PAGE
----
WHY A BIRDSEED SPELL MAY NOT WORK
North Miami Beach City Manager Escapes Unbecoming Conspiracy
December 3, 2011
By David Arthur Walters
THE MIAMI MIRROR
MIAMI BEACH—A December 1, 2011, Miami Herald report about a so-called Santeria birdseed plot by a police officer and a police department office manager against the North Miami Beach city manager for his plans last fall to cut police pay has left police officers in other cities who desire to magically influence their respective city managers wondering how to effectively cast a birdseed spell and speculating on precisely what effect the birdseed might have. Ernesto Pichardo, a Santeria obo or high priest, said the only birdseed ritual he was aware of had a prosperity objective.
Santeria is an Afro-Cuban religion that sacrifices animals to appease its gods and denies that legitimate Santeria practitioners ever have evil intentions when casting spells. Apparently a birdseed curse cannot work unless the person casting the spell has evil intentions. The veteran police officer involved in trying to get a janitor to spread the birdseed around the city manager’s chair in his office said she meant the city manager no harm and was sorry if he felt hexed. She apparently had heard about the use of birdseed from family members familiar with Santeria, and thought it might get the manager to leave the police department alone. After all, her son and daughter had moved out of her place after she put birds and birdseed in a cage on her front porch.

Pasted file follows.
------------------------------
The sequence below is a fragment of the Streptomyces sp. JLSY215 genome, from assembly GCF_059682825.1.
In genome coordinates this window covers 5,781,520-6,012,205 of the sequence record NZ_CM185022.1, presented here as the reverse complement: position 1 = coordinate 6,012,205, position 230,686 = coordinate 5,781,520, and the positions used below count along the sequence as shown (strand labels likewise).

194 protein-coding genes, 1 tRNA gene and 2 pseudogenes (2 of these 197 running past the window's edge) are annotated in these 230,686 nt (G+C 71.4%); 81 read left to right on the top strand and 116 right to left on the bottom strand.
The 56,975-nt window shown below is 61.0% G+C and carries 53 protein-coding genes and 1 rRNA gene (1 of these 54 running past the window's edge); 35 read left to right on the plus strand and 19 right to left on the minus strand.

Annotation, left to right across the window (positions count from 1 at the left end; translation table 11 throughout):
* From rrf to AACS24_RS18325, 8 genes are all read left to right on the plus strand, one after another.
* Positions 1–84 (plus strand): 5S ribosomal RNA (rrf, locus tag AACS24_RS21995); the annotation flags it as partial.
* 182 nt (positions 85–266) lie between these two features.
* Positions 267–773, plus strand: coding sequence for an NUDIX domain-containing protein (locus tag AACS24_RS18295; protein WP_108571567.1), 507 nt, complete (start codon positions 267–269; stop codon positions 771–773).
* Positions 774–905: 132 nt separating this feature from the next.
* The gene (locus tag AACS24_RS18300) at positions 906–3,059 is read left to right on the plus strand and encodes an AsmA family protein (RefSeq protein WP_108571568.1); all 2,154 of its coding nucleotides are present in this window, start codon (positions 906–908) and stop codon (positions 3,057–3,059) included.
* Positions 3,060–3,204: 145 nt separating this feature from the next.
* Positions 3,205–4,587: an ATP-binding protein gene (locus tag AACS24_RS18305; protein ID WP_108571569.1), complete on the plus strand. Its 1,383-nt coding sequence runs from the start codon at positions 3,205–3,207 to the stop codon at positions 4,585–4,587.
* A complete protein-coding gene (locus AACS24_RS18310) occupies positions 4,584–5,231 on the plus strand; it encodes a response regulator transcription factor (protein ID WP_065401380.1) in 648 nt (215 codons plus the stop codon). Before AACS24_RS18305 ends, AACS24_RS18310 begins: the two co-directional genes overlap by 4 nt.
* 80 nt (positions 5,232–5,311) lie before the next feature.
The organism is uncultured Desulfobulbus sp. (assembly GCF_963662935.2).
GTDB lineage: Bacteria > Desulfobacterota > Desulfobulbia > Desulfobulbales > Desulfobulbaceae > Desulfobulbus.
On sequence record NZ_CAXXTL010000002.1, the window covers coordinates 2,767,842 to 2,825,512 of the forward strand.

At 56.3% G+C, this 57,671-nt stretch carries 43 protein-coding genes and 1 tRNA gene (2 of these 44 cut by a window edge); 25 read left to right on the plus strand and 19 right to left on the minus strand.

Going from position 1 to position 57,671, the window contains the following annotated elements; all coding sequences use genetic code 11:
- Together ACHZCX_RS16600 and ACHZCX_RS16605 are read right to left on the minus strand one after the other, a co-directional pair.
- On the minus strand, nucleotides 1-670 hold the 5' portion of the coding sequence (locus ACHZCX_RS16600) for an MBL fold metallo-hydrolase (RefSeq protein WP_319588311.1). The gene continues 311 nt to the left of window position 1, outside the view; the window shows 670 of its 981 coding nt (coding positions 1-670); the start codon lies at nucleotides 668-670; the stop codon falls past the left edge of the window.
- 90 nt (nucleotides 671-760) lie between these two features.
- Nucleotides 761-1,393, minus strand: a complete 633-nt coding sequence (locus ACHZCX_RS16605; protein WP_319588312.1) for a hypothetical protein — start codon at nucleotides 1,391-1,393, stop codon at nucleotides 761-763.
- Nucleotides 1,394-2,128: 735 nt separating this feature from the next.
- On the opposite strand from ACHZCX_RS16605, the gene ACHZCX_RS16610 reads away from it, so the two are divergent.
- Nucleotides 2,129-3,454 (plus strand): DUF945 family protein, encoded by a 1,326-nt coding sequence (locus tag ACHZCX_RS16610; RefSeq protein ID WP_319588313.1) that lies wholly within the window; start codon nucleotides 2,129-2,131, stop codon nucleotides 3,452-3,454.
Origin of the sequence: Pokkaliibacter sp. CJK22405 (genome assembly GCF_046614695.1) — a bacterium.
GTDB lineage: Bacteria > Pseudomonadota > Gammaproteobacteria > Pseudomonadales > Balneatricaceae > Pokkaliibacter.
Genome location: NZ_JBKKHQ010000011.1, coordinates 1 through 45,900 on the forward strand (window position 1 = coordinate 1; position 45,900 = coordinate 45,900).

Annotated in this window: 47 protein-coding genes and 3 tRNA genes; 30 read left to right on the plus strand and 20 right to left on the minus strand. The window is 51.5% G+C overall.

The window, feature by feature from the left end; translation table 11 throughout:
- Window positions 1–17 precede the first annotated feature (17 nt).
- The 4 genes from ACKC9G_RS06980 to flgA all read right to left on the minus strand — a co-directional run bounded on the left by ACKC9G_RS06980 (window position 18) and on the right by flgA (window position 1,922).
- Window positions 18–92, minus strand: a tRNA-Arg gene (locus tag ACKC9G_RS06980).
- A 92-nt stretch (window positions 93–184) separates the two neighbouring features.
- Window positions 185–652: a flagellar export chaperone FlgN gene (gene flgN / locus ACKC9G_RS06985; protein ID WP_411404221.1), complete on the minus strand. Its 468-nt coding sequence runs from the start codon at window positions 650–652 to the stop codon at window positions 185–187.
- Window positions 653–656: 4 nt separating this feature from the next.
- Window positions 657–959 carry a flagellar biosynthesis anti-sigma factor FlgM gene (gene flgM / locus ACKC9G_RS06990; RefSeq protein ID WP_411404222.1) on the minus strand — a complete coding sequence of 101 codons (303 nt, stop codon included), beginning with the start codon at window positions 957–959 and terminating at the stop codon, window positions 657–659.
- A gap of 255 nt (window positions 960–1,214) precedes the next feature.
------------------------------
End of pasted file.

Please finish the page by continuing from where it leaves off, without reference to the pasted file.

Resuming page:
The meaning of birdseed in evil rituals is intuitively clear to us: it is intended as feed for a manager, to be spread around his roost in his coop prior to his being sacrificed to the god of police unions, at which time he would be roasted and devoured, forever after to leave the coppers alone.
Whether the birdseed would have had its intended effect is another question. Since legitimate Santeria practitioners never place curses on people to hurt them, an illegitimate priest would have to be consulted as to the precise way to cast the spell, for the smallest error can ruin the perverse plan. And there is always the chance that the spell can be neutralized by a counter-spell.
For example, a secret book of spells by an illegitimate Santeria high priest describes how to destroy an enemy at a distance by placing his photograph on top of some raw meat, preferably the liver of a calf, then pin the photo to the meat by stabbing it through with a kitchen knife, and bury the whole affair under a cherry tree. He notes that many gored photos of Fidel Castro were discovered buried under cherry trees in Cuba by police seeking fingerprints, and that Castro only survived because, although he is professedly an atheist, he is also a Santeria priest, an illegitimate one, of course, and has placed evil counter-spells against the good curses of his enemies.